A Comprehensive Guide to Fall Prevention

 

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Walking in the Park

 

Believe it or not, falls are the leading cause of fatal and non-fatal injuries for older Americans; one in three people 65 years of age or older falls every year. While it’s often assumed otherwise, falling is not an inevitable part of aging. In fact, through simple lifestyle adjustments, you can help reduce the danger of falling for the seniors in your life.

Assess Medication & Health

Medications play a surprising role in falls. Side effects can cause a wide variety of symptoms including dizziness, fatigue, and confusion. Work with your loved one to make a list of their prescription and over-the-counter medications and supplements. Have a doctor review the list for side effects and interactions that may increase the risk of falling.

 

Certain eye and ear disorders can also cause a fall. Discuss health conditions with your senior — how comfortable they are when they walk and if they have been experiencing any dizziness, joint pain, numbness, or shortness of breath. Pass any concerns along to their doctor.

 

Poor vision makes it much harder to get around safely. Make sure your loved one has their eyes checked every year — and that their glasses or contact lenses is the right prescription strength to ensure clear sight.

 

Physical activity goes a long way toward fall prevention — and there are a number of ways you can help keep your seniors mobile. Activities such as walking, water aerobics, and tai chi are low impact and reduce the risk of falls by improving strength, balance, coordination, and flexibility.

Remove Home Hazards

Take a look around your loved one’s home. You might find their living room, kitchen, bedroom, bathroom, hallways, and stairways filled with hazards. To make their home safer, go through each room and ensure the following:

Bedroom

  • There is no clutter on the bedroom floor.
  • Clothes in the closet are easy to reach.
  • Light switches are within reach of the bed.
  • Lamps, telephones, or flashlights are placed near the bed.
  • Beds are easy to get into and out of.
  • Sheets and comforters are made of cotton or linen, rather than silk or satin.
  • A night light is installed along the route from the bedroom to the bathroom.

Living Areas

  • Bare floors are unwaxed and loose floorboards are repaired.
  • Carpets and area rugs are secured with double-faced tape, tacks, or slip-resistant backing.
  • Throw rugs are removed entirely.
  • Door sills higher than a half inch are taken out.
  • Floors and pathways are free of clutter.
  • Walkways are clear of electric, appliance, and telephone cords.
  • Light switches are installed at room entrances.
  • Furniture is arranged to create a clear pathway between rooms.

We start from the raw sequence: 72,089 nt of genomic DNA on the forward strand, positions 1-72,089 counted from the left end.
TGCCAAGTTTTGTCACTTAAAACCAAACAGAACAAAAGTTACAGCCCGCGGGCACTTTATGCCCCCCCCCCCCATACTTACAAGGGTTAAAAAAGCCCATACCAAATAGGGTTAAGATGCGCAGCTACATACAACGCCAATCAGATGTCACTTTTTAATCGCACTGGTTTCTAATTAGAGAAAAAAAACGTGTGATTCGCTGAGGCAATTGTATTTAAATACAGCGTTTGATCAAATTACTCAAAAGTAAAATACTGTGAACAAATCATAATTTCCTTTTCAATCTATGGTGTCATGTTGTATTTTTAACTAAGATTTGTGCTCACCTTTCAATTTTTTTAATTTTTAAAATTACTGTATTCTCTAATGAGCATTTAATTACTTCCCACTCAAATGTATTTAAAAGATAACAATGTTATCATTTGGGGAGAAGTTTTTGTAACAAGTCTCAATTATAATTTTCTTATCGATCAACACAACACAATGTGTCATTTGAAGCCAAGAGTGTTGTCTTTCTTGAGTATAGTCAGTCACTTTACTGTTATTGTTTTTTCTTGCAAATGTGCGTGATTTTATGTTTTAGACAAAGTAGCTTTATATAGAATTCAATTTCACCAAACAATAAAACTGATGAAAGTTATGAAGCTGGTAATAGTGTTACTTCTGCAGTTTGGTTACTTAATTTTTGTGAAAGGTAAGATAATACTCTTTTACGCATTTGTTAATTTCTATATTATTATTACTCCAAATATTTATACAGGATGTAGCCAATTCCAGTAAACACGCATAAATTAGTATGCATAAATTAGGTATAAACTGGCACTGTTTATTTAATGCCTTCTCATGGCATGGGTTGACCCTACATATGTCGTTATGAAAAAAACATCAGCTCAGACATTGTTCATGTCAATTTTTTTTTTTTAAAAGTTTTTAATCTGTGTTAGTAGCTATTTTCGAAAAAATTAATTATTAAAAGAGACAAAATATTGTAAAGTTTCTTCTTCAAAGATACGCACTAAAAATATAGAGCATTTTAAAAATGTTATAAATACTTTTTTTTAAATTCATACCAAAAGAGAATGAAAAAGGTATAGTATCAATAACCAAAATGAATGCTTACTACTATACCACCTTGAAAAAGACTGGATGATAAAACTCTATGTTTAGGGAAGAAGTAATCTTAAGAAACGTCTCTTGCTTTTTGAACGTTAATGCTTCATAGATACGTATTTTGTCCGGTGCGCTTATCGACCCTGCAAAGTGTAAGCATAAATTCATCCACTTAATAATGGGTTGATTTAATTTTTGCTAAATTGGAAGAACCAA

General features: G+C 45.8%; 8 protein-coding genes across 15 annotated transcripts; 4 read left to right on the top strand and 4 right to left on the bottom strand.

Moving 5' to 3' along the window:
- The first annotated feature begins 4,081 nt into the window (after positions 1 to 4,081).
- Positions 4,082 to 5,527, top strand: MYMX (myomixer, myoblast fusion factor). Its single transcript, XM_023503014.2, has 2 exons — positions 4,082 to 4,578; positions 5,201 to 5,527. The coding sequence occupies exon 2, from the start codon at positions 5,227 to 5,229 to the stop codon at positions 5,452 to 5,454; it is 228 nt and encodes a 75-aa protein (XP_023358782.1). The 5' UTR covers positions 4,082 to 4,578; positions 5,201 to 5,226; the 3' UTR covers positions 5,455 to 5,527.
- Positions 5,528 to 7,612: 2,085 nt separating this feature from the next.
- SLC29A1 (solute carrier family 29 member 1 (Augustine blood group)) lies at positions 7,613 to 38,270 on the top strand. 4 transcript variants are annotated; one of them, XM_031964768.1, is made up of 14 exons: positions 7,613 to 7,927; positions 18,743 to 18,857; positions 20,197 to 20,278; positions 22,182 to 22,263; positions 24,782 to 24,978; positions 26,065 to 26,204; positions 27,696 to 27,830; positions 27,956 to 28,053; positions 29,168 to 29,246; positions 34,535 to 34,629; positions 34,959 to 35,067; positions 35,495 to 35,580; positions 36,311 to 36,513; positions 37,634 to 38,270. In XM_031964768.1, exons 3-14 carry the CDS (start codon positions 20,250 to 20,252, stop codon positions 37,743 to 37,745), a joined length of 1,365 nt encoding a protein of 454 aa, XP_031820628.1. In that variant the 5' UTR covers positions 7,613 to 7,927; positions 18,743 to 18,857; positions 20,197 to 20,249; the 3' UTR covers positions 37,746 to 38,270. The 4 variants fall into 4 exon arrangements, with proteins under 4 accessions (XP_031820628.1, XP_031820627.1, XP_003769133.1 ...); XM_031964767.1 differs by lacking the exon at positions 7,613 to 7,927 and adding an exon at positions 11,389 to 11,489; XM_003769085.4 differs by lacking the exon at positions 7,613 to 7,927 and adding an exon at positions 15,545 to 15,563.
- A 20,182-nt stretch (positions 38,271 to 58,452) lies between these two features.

• Low-rise coffee tables, magazine racks, footrests, and plants are out of the path of traffic.

Kitchen

  • Floors are unwaxed.
  • Any liquids, grease, or food spilled on the floor is cleaned up immediately.
  • Non-skid mats are placed on the floor near the stove and sink.
  • Food, dishes, and cooking equipment are kept within easy reach.

Stairs

  • Stairs are clear of packages, boxes, or clutter
  • Light switches are installed at the top and bottom of the stairs.
  • Stairwell is well lit.
  • Loose area rugs are removed from the bottom or top of the stairs.
  • Non-slip treads are affixed to bare steps.
  • Handrails are present on both sides of the stairway and extend the full length of the stairs.
  • Loose stairway carpeting or boards are replaced immediately.

Bathroom

  • Non-slip rugs are arranged adjacent to the bathtub or shower.
  • Grab bars are installed on the bathroom walls beside the tub, shower, and toilet.
  • The toilet is equipped with a raised seat.
  • A rubber mat or nonskid adhesive textured strips are placed inside the tub.
  • Glass shower enclosures are replaced with non-shattering material.

Outdoor Safety

When you’re on the go with your loved ones, encourage them to employ the following advice to prevent falls in public places:

 

  • Wear low-heeled shoes with high traction rubber soles.
  • Use hand rails when going up and down steps and on escalators.
  • If sidewalks look slippery, walk in the grass for more solid footing.
  • Be mindful of floors in public buildings. Those made of highly polished marble or tile can be very slippery — especially when wet.
  • Wear a shoulder bag, fanny pack, or backpack to leave hands free.
  • Use a walker or cane as needed.
  • Stop at curbs and check the height before stepping up or down.

 

One in five falls cause a serious injury such as a broken bone or head trauma. These injuries can make it difficult for a person to get around, accomplish everyday tasks, or live independently.

Many of those who fall, but are not injured, become afraid of falling. This fear can lead to a senior to cut down on their daily activities — causing a decrease in their quality of life. You can keep your loved ones as happy and independent as possible by making fall prevention an everyday part of life.

 

 

Liz Greene is a writer and former preschool teacher. She’s a lover of all things geek and is happiest when cuddling with her dogs and catching up on the latest Marvel movies. You can follow her on Twitter @LizVGreene

 

 

 

 

 

 

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